The default option is iscf=5, which is a compromise between speed and reliability.
The value iscf=3 is safer but sometimes slower.
Other (negative) options:
 = 2 =>
a nonselfconsistent calculation is to be done;
in this case an electron density rho(r) on a real space grid
(produced in a previous calculation) will be read from a
disk file (automatically if ndtset=0, or
according to the value of getden
if ndtset/=0).
The name of the density file must be given as indicated
in the section 4 of abinis_help.
iscf=2 would be used for
band structure calculations, to permit computation of
the eigenvalues of occupied and unoccupied states at
arbitrary k points in the fixed self consistent potential
produced by some integration grid of k points.
To compute the eigenvalues
(and wavefunctions) of unoccupied states in a separate
(nonselfconsistent) run, the user should
save the selfconsistent rho(r)
and then run iscf=2 for the intended set of kpoints and bands.
To prepare a run with iscf=2, a density file
can be produced using the
parameter prtden (see its description).
When a selfconsistent set of wavefunctions is already available,
abinit can be used with
nstep=0 (see Test_v2/t47.in),
and the adequate value of prtden.
 = 3 =>
like 2, but initialize occ and wtk,
directly or indirectly (using ngkpt or
kptrlatt)
depending on the value of occopt.
For GS, this option
might be used to generate Densityofstates
(thanks to prtdos),
or to produce STM charge density map (thanks to prtstm).
For RF, this option is needed to compute the response to ddk perturbation.
 = 1 => like 2, but the nonselfconsistent calculation
is followed by the determination of excited states
within TDDFT. This is only possible for nkpt=1,
kpt=0 0 0,
nsppol=1. Note that the
oscillator strength needs to be defined with respect to
an origin of coordinate, thanks to the input variable
boxcenter. The maximal
number of KohnSham excitations to be used to build the
excited state TDDFT matrix can be defined by td_mexcit,
or indirectly by the maximum KohnSham excitation energy
td_maxene.
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 Complete list of input variables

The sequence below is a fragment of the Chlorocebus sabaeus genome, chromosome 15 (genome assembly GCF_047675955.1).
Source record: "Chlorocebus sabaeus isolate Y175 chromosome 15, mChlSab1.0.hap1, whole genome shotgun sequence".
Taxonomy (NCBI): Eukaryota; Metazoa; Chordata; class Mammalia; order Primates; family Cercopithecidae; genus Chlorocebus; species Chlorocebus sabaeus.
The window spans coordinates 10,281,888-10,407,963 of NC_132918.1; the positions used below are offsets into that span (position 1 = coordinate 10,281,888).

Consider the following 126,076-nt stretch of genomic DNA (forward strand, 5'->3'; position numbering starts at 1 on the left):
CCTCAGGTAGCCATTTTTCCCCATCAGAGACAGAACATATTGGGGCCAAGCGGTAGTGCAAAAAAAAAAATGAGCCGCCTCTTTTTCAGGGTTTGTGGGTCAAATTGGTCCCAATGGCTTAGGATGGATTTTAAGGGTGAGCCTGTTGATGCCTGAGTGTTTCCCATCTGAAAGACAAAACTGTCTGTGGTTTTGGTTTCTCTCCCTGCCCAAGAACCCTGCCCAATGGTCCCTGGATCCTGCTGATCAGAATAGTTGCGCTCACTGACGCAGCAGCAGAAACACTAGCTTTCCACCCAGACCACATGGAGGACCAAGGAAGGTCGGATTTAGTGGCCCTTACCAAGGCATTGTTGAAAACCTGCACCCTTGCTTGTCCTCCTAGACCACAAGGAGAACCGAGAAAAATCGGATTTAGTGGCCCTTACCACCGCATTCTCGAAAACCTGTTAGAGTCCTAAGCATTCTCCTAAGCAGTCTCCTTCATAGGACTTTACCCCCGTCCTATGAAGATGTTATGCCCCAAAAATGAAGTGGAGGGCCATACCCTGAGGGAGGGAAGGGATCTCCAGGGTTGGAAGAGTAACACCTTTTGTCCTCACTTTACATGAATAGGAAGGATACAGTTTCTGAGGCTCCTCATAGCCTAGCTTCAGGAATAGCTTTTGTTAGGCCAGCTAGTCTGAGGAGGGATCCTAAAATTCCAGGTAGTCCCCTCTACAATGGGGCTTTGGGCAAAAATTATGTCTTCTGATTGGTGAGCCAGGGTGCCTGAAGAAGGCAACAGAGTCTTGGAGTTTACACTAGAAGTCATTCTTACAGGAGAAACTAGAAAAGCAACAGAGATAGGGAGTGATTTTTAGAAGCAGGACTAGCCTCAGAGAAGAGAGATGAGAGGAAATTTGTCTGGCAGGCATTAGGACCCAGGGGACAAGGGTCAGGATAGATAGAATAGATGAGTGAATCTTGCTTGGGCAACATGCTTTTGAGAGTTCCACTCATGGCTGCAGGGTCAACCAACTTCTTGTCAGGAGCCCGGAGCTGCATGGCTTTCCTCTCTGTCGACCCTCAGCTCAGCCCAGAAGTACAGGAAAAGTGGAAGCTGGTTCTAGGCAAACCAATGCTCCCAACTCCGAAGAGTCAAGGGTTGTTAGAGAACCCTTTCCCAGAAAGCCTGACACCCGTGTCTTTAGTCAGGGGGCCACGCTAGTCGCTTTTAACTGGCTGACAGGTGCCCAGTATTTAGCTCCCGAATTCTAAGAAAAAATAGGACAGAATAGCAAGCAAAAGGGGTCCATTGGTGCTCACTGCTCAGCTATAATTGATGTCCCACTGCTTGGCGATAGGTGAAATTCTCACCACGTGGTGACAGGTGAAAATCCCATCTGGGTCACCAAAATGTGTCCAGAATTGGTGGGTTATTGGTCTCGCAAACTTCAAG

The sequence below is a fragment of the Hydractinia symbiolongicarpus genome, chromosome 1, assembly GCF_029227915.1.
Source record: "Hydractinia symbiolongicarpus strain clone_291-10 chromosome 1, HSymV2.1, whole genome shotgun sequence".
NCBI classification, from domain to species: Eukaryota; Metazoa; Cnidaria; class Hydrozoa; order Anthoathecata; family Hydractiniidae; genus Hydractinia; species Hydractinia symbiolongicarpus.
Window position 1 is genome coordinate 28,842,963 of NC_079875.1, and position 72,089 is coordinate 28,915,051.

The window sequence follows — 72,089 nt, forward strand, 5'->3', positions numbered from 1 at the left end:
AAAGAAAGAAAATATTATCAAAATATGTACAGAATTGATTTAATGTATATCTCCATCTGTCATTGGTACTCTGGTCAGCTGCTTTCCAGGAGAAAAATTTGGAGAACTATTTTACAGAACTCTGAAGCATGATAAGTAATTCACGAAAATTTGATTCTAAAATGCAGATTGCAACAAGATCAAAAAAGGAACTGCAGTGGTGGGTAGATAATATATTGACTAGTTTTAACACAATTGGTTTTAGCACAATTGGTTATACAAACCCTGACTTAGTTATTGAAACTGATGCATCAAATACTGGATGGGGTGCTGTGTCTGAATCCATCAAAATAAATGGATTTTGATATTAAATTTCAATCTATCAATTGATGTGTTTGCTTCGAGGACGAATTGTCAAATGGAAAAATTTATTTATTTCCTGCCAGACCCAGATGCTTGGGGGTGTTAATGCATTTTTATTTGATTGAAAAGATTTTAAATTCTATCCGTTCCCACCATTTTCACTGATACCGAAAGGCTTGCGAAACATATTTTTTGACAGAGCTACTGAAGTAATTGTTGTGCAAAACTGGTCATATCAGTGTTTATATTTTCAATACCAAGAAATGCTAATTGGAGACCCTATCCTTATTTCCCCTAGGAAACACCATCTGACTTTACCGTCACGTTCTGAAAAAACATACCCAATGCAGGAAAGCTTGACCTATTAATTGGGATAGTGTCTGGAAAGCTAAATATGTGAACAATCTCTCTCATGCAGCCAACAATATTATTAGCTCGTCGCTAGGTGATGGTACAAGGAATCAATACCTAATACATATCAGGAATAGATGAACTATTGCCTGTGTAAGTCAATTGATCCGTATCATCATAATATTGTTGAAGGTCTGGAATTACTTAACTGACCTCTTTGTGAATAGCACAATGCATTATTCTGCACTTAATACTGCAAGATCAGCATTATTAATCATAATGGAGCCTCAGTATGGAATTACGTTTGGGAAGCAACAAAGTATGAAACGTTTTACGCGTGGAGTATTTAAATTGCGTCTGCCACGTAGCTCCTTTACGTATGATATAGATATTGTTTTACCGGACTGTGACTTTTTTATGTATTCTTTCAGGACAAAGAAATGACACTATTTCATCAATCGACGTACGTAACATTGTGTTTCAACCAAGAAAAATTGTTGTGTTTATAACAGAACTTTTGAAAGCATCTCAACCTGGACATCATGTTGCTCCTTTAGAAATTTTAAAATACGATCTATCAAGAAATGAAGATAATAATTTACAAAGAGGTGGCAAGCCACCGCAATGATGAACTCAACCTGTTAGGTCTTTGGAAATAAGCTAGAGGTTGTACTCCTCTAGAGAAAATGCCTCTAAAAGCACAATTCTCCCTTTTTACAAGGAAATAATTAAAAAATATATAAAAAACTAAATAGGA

ixc
Mnemonics: Integer for eXchangeCorrelation choice
Characteristic:
Variable type: integer parameter
Default is ixc=1 (Teter parameterization). However, if all the
pseudopotentials have the same value of pspxc, the initial value of ixc will be
that common value.
Control the choice of exchange and correlation (xc).
 1=> LDA or LSD, Teter Pade parametrization (4/93, published in S. Goedecker, M. Teter, J. Huetter, Phys.Rev.B54, 1703 (1996)), which
reproduces PerdewWang (which reproduces CeperleyAlder!).
 2=> LDA, PerdewZungerCeperleyAlder (no spinpolarization)
 3=> LDA, old Teter rational polynomial parametrization (4/91)
fit to CeperleyAlder data (no spinpolarization)
 4=> LDA, Wigner functional (no spinpolarization)
 5=> LDA, HedinLundqvist functional (no spinpolarization)
 6=> LDA, "Xalpha" functional (no spinpolarization)
 7=> LDA or LSD, PerdewWang 92 functional
 8=> LDA or LSD, xonly part of the PerdewWang 92 functional
 9=> LDA or LSD, x and RPA correlation part of the PerdewWang 92 functional
 11=> GGA, PerdewBurkeErnzerhof GGA functional
 12=> GGA, xonly part of PerdewBurkeErnzerhof GGA functional
 13=> GGA potential of van LeeuwenBaerends, while for energy, PerdewWang 92 functional
 14=> GGA, revPBE of Y. Zhang and W. Yang, Phys. Rev. Lett. 80, 890 (1998)
 15=> GGA, RPBE of B. Hammer, L.B. Hansen and J.K. Norskov, Phys. Rev. B 59, 7413 (1999)
 16=> GGA, HTCH of F.A. Hamprecht, A.J. Cohen, D.J. Tozer, N.C. Handy, J. Chem. Phys. 109, 6264 (1998)
 20=> FermiAmaldi xc ( 1/N Hartree energy, where N is the
number of electrons per cell ; G=0 is not taken
into account however), for TDDFT tests.
No spinpol. Does not work for RF.
 21=> same as 20, except that the xckernel is the LDA (ixc=1) one,
for TDDFT tests.
 22=> same as 20, except that the xckernel is the BurkePetersilkaGross
hybrid, for TDDFT tests.
Note that the choice made here should agree with the choice
made in generating the original pseudopotential, except
for ixc=0 (usually only used for debugging).
A warning is issued if this is not the case.
However, the choices ixc=1, 2, 3 and 7 are fits to the same data, from
CeperleyAlder, and are rather similar, at least for spinunpolarized systems.
The choice between the LDA or the LSD is governed
by the value of nsppol (see below).
NOTE : in the implementation of the spindependence of these
functionals, and in order to avoid divergences in their
derivatives, the interpolating function between spinunpolarized
and fullyspinpolarized function has been slightly modified,
by including a zeta rescaled by 1.d01.d6. This should affect
total energy at the level of 1.d6Ha, and should
have an even smaller effect on differences of energies, or derivatives.
The value ixc=10 is used internally : gives the difference between ixc=7 and
ixc=9, for use with an accurate RPA correlation energy.
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 Complete list of input variables
jdtset
Mnemonics: index J for DaTaSETs
Characteristic: NO MULTI
Variable type: integer array jdtset(ndtset)
Default : the series 1, 2, 3 ... ndtset .
Gives the dataset index
of each of the datasets. This index will be used :
 to determine which input variables are specific to each
dataset, since the variable names for this
dataset will be made from the bare variable
name concatenated with this index, and only if
such a composite variable name does not exist,
the code will consider the bare variable name,
or even, the Default;
 to characterize output variable names, if their
content differs from dataset to dataset;
 to characterize output files ( root names appended with _DSx
where 'x' is the dataset index ).
The allowed index values are between 1 and 99.